In October 2018, Australia’s Department of Defence acknowledged that it does not vet Myanmar military personnel taking part in its training activities, despite the Myanmar military’s long history of war crimes and other abuses.

A recent United Nations report detailed crimes against humanity, war crimes, and possible genocide by Myanmar’s security forces against ethnic Rohingya in Rakhine State. The report found that the actions of the Myanmar military “so seriously violated international law that any engagement in any form with the Tatmadaw [military], its current leadership, and its businesses, is indefensible.” Since the report, the Australian government has imposed targeted financial sanctions and travel bans against five Myanmar military officers for human rights violations committed by units under their command.

Human Rights Watch urged the Australian government to examine the “Leahy Law,” as it is known, in the United States. The law prohibits the US government from using funds for assistance to units of foreign security forces if credible information implicates that unit in committing gross human rights violations.

Australia’s training for the Myanmar military is limited to cooperation in non-combat areas, providing training in relation to humanitarian assistance and disaster relief, peacekeeping, and in the English language. However, any military training bestows legitimacy on those who receive it and the Australian government should avoid legitimizing forces involved in widespread and systematic human rights violations.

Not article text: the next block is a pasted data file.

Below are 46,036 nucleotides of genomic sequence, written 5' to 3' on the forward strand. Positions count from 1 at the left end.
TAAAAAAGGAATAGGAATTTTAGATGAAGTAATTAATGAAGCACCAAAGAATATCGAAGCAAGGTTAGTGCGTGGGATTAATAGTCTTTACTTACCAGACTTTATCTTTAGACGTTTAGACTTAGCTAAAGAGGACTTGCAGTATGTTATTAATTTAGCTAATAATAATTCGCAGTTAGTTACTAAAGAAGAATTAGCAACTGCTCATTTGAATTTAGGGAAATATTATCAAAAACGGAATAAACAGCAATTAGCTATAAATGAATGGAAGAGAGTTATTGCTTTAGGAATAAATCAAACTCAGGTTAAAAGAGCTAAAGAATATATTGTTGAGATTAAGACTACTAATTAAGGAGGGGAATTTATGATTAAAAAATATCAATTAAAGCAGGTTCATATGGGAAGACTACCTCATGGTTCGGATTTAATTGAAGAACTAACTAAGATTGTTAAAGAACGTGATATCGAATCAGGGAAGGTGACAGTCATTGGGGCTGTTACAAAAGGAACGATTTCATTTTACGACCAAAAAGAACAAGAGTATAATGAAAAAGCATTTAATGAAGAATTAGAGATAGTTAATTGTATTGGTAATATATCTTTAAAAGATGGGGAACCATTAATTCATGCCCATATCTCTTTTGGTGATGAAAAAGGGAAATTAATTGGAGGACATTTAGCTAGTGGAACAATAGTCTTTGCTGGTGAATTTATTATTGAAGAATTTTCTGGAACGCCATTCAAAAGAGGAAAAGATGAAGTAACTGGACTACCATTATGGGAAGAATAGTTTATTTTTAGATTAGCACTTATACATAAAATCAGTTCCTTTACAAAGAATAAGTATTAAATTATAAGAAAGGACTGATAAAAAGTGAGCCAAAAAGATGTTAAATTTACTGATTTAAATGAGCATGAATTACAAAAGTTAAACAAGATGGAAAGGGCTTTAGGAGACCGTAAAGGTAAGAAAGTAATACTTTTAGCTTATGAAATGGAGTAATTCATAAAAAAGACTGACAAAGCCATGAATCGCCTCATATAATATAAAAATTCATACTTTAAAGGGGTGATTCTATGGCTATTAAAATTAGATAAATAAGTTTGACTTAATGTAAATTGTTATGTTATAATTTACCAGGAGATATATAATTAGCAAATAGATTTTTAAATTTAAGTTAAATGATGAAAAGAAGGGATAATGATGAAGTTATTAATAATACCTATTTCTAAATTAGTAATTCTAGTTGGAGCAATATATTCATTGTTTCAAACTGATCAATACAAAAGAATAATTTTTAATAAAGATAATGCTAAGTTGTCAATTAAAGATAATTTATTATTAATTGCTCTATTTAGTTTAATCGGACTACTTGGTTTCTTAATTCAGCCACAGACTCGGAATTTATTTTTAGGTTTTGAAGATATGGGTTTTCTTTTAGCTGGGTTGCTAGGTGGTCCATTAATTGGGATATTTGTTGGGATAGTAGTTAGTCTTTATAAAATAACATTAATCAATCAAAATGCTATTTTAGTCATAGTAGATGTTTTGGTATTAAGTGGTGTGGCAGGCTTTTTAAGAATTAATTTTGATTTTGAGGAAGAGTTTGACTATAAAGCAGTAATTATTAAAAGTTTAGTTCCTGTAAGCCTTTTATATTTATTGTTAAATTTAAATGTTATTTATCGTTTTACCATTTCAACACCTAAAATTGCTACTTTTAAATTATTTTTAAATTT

“Targeted sanctions are an important first step, but we know it’s not just the five Myanmar officers sanctioned by Australia who are responsible for atrocities against the Rohingya,” Pearson said. “Human rights training can only be effective if combined with a will to hold forces accountable. Soldiers who commit murder and rape know it’s wrong, but also know they can get away with it.”

Posted: January 1, 1970, 12:00 am

On December 12, Patrice Edouard Nagaissona, a one-time self-declared political coordinator of anti-balaka militias, was arrested in France on International Criminal Court (ICC) charges. With his arrest, the prospects for justice for grave crimes committed during the Central African Republic’s most recent crisis took a welcome step forward.

A burned Pentecostal church in Zéré. Hundreds of Christian and Muslim homes and places of worship were destroyed in the town during a series of attacks by both ex-Seleka and anti-balaka forces. November 4, 2013.

The anti-balaka is implicated in grave abuses during the country’s conflict since 2012, including attacking and killing civilians suspected of collaborating with Seleka rebels during the conflict.

Nagaissona is accused by the ICC of alleged responsibility for murder, deportation, imprisonment, and torture as part of war crimes and crimes against humanity committed in the western part of the Central African Republic between December 2013 and December 2014.

Nagaissona is the second arrest in a month in the ICC’s more recent investigation in the Central African Republic, thanks to the cooperation of authorities in France where Nagaissona was taken into custody. The ICC’s first investigation in the country, which focused on crimes committed in 2002 and 2003, has brought just one case, which ended in acquittal in June. Human Rights Watch criticized the lack of additional cases in the ICC’s first investigation, and has urged the ICC’s Office of the Prosecutor to pursue charges that are representative of the crimes committed to ensure meaningful delivery of justice.